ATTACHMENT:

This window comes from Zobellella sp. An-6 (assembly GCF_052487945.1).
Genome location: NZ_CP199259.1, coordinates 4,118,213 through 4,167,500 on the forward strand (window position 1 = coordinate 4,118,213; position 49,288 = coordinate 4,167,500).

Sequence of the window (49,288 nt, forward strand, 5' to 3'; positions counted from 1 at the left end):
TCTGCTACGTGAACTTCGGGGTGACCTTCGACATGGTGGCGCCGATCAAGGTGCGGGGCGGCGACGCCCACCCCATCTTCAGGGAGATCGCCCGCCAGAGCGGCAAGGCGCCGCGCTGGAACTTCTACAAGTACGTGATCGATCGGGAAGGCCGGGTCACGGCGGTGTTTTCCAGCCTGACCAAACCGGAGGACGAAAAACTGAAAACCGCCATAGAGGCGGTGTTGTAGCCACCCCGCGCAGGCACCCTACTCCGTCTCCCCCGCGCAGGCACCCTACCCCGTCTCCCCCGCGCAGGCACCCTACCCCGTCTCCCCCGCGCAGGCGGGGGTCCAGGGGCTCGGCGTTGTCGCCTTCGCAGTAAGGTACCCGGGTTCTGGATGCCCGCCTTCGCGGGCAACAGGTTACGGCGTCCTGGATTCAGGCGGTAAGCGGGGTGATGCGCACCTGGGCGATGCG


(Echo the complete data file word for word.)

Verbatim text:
This window comes from Zobellella sp. An-6 (assembly GCF_052487945.1).
Genome location: NZ_CP199259.1, coordinates 4,118,213 through 4,167,500 on the forward strand (window position 1 = coordinate 4,118,213; position 49,288 = coordinate 4,167,500).

Sequence of the window (49,288 nt, forward strand, 5' to 3'; positions counted from 1 at the left end):
TCTGCTACGTGAACTTCGGGGTGACCTTCGACATGGTGGCGCCGATCAAGGTGCGGGGCGGCGACGCCCACCCCATCTTCAGGGAGATCGCCCGCCAGAGCGGCAAGGCGCCGCGCTGGAACTTCTACAAGTACGTGATCGATCGGGAAGGCCGGGTCACGGCGGTGTTTTCCAGCCTGACCAAACCGGAGGACGAAAAACTGAAAACCGCCATAGAGGCGGTGTTGTAGCCACCCCGCGCAGGCACCCTACTCCGTCTCCCCCGCGCAGGCACCCTACCCCGTCTCCCCCGCGCAGGCACCCTACCCCGTCTCCCCCGCGCAGGCGGGGGTCCAGGGGCTCGGCGTTGTCGCCTTCGCAGTAAGGTACCCGGGTTCTGGATGCCCGCCTTCGCGGGCAACAGGTTACGGCGTCCTGGATTCAGGCGGTAAGCGGGGTGATGCGCACCTGGGCGATGCG